04/09/2014 03:49 pm ET Updated Jun 09, 2014

Uma Thurman Runs Away With 'Nymphomaniac'

"THE TRUTH is, sex doesn't mean that much to me anymore."

That was Lana Turner in the final restful decades of her life. And the truth was, Lana, despite her many lovers, never cared much for sex -- at least that is what she wrote in her autobiography. She insisted it was all about the "romance." I guess the sex just happened -- doesn't it always?! (It was during this celibate period that I finally met Lana. She was sweet, but disappointingly not the ribald sexy woman I was expecting.)

•A COUPLE of years ago I was persuaded to see Lars von Trier's Melancholia. It was an end-of-the-world movie. Although I had a feeling it was not going to be another 2012, or Armageddon, or even Deep Impact. Hey, it was titled Melancholia. It lived up to the title. I'm sure I'd be depressed if I knew the end of the world was imminent, but I honestly don't think I'd be that depressed. Or bored. At one point, I seriously considered the end of the world would be preferable to another ten minutes with Melancholia. Eventually it ended -- the movie, not the world -- and I vowed never to see another von Trier movie. (Although I admit Dogville was fascinating and disturbing. But I saw that only because I wanted to keep track of what the eclectic Nicole Kidman was up to, and Lauren Bacall was in it too.)

So when von Trier's Nymphomaniac (Vol 1 and 2) was in production, nothing about this project attracted me. And the more I heard about it, the less palatable it became. The sex scenes, involving the likes of Charlotte Gainsbourg and Shia LaBeouf, and some real-life porn actors, got a lot of advance buzz. But I didn't need to see this. (I have Showtime and HBO, the go-to places for breasts, buttocks and southern exposure.)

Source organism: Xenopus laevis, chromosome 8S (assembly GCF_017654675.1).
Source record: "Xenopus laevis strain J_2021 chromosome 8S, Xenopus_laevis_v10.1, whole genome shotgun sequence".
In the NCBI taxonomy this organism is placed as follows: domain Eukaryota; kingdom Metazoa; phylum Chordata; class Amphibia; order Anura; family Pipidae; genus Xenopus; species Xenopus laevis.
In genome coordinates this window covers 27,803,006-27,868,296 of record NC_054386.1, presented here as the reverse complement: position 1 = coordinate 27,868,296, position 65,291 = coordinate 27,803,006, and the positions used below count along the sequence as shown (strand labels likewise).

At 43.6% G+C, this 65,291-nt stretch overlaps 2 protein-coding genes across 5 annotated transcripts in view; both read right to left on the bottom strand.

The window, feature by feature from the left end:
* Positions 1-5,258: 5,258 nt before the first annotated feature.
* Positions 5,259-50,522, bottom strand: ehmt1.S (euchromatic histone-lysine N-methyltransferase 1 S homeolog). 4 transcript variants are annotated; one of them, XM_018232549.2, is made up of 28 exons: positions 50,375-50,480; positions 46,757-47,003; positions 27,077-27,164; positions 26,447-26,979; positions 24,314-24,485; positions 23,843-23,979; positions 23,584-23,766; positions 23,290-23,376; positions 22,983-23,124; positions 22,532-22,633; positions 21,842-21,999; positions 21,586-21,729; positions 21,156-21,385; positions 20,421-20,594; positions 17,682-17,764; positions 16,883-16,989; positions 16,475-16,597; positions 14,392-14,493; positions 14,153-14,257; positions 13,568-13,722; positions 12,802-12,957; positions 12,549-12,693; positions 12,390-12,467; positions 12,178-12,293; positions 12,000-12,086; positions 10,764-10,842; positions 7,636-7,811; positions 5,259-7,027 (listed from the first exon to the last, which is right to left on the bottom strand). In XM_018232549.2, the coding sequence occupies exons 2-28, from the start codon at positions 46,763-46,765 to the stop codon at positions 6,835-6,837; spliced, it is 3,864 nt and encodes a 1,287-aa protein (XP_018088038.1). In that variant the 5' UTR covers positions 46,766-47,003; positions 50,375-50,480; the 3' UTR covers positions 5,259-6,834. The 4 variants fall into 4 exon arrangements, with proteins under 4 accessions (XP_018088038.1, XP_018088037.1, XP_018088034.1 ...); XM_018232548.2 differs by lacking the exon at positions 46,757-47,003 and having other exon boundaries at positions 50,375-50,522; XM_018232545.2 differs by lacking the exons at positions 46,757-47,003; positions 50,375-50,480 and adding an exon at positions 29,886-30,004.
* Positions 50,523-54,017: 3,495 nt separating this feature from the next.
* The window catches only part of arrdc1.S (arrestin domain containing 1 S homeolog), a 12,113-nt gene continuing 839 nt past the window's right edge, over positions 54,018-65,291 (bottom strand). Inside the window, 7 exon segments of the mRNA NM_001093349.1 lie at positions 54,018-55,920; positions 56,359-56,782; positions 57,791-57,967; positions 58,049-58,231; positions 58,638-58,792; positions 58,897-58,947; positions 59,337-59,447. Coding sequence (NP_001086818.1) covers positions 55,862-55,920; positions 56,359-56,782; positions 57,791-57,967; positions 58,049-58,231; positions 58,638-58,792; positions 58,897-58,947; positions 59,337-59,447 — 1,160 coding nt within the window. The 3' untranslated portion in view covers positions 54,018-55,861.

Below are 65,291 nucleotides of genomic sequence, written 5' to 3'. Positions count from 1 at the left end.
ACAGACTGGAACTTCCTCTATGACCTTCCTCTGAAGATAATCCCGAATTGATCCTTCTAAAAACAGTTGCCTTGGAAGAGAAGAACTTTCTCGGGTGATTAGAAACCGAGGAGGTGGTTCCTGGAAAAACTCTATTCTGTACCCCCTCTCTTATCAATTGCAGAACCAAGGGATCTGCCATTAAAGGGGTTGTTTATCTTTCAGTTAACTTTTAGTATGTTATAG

Then I read some intriguing reviews and figured, well, maybe I'd go see Vol 1, which seems to have received the most positive notices. So I did.

Perhaps a more complex, more cinematically intelligent mind, can accurately critique Nymphomaniac. It's the story of a debased woman who is sort of a hyper-sexed, grimy Scheherazade, picked up in dire circumstances by Stellan Skarsgard. She proceeds, with considerable shame, to recount her long life of debauchery.

Some people have found this movie funny and incisive about female sexuality and the state of humanity. I didn't. And it's certainly not sexy. After the impact of the first few sex scenes, it becomes tiresome. (Memo to younger folks -- too much of a good thing can be too much. Really.) Perhaps director von Trier wasn't trying to be sexy. Well, he succeeded there. Unless you have never seen, or have no idea whatsoever what genitals look like, or what people do with them, you won't be shocked.

•ALMOST every character is unlikable, and when the protagonists aren't having sex, they're talking. A lot. There is some humor and irony but not nearly enough to sustain. Art House aficionados consider it "another von Trier masterpiece" and more power to them. There's a cover for every garbage can.

Charlotte Gainsbourg as the older nympho, with the odd name of Joe, is certainly the least happy-looking sexually active person in film history. (The younger Joe, Stacy Martin, is not much cheerier.)

• BUT, there is one amazing aspect to this film. It's about seven minutes long and it's Uma Thurman. She plays Mrs. H, the embittered wife of a faithless man, and has a confrontation scene that, frankly, is Oscar-worthy. It's funny and sad and over-the-top and the only point at which the movie comes to life. In fact, the audience I saw Nymphomaniac with broke into the film with a huge round of applause for Thurman, who has also contributed a great new line of dialogue to the film canon of memorable quotes: "Shall we show the children the whoring bed?"

Nymphomaniac is basically a lot of pretentious mumbo-jumbo peppered with graphic sex. I will not waste my time on Vol 2. But Uma Thurman is the real deal. She puts the rest of the film, and most of her co-stars, amongst them Christian Slater, to shame.

There's a lot to be seen of Shia LaBeouf, and more, so it's said, in the uncut version. But it is the incredible accent he attempts here that is the giggle-inducing bad-movie attraction. Shia says he doesn't want to be famous anymore. (No problem, kid -- you're on your way.)